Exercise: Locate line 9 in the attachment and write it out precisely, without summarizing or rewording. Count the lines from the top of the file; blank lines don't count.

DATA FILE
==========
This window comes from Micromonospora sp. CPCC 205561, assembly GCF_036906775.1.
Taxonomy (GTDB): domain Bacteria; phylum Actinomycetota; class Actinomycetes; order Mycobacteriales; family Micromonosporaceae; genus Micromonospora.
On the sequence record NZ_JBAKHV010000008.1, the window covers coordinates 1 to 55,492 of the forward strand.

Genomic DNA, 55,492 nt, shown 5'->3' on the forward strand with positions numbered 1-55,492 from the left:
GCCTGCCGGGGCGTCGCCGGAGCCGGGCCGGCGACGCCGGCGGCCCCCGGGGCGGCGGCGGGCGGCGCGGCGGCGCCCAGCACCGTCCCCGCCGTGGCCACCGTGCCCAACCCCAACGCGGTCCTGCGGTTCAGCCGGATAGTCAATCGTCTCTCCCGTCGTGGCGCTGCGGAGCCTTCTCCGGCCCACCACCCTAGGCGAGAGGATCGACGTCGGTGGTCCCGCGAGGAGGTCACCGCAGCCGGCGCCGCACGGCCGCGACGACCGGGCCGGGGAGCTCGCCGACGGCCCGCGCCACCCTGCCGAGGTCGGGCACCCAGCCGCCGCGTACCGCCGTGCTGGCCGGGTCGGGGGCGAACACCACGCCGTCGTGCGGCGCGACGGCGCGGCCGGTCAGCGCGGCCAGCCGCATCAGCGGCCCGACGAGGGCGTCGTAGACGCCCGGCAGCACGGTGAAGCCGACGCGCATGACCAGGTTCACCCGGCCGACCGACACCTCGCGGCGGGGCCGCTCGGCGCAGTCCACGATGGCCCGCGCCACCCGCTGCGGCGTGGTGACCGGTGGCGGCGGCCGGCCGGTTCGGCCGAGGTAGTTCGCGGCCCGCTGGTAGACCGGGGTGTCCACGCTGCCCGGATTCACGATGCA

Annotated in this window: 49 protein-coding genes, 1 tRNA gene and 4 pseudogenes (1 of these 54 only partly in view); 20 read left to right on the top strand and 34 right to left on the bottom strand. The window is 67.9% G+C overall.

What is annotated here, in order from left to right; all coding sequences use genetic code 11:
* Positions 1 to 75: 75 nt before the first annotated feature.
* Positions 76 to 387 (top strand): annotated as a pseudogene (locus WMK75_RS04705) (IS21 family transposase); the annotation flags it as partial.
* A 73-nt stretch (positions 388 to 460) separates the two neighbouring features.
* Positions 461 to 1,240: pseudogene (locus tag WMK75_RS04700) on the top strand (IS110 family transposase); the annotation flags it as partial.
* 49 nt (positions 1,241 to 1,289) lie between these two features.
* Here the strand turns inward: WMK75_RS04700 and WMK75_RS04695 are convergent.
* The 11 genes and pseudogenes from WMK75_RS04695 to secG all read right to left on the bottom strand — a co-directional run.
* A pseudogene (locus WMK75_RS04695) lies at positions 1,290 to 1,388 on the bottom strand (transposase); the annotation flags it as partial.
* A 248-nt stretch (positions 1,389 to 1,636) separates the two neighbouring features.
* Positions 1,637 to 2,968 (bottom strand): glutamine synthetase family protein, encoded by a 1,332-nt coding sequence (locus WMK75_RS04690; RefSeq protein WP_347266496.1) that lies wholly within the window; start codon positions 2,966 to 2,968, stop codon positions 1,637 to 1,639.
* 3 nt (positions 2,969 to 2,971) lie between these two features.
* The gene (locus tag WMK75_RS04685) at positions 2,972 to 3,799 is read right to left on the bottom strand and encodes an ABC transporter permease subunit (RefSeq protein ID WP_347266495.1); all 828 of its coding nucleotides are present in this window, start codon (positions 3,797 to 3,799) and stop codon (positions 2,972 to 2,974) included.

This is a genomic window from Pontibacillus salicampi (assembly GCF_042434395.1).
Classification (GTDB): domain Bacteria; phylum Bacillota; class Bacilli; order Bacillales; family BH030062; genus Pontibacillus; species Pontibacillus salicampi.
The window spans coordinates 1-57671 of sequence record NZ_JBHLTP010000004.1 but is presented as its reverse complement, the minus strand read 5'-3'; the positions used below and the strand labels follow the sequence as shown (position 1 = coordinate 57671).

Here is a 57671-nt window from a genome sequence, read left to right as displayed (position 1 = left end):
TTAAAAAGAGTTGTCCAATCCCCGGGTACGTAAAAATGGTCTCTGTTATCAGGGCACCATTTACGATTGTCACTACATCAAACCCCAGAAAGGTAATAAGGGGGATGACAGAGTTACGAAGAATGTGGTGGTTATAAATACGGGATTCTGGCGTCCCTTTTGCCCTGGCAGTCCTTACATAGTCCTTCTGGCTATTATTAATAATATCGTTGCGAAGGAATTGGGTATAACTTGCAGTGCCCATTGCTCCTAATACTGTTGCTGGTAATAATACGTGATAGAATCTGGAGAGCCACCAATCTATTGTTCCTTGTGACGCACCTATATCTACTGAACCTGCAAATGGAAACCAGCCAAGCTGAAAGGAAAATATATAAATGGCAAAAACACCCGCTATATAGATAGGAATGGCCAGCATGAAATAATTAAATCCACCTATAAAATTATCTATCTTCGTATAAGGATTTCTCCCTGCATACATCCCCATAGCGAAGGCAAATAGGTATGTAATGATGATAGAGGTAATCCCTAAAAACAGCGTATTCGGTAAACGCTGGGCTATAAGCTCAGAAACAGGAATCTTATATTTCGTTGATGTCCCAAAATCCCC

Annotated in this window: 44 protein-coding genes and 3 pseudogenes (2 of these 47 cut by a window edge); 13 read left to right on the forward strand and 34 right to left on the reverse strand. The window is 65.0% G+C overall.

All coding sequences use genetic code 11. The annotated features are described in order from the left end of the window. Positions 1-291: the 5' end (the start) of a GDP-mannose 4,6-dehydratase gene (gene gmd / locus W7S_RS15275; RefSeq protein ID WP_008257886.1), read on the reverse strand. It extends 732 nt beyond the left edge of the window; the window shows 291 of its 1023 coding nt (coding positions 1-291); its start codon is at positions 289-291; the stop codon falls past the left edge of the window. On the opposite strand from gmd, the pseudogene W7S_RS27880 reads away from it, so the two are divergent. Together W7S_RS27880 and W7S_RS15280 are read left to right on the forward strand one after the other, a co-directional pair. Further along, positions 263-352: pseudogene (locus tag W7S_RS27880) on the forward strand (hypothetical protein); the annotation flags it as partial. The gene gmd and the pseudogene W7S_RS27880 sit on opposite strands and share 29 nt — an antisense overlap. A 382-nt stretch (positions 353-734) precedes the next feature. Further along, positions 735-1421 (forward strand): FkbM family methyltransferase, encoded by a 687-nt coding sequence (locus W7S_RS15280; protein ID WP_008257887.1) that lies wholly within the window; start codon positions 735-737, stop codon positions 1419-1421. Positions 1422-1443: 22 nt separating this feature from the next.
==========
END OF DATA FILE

* Positions 76 to 387 (top strand): annotated as a pseudogene (locus WMK75_RS04705) (IS21 family transposase); the annotation flags it as partial.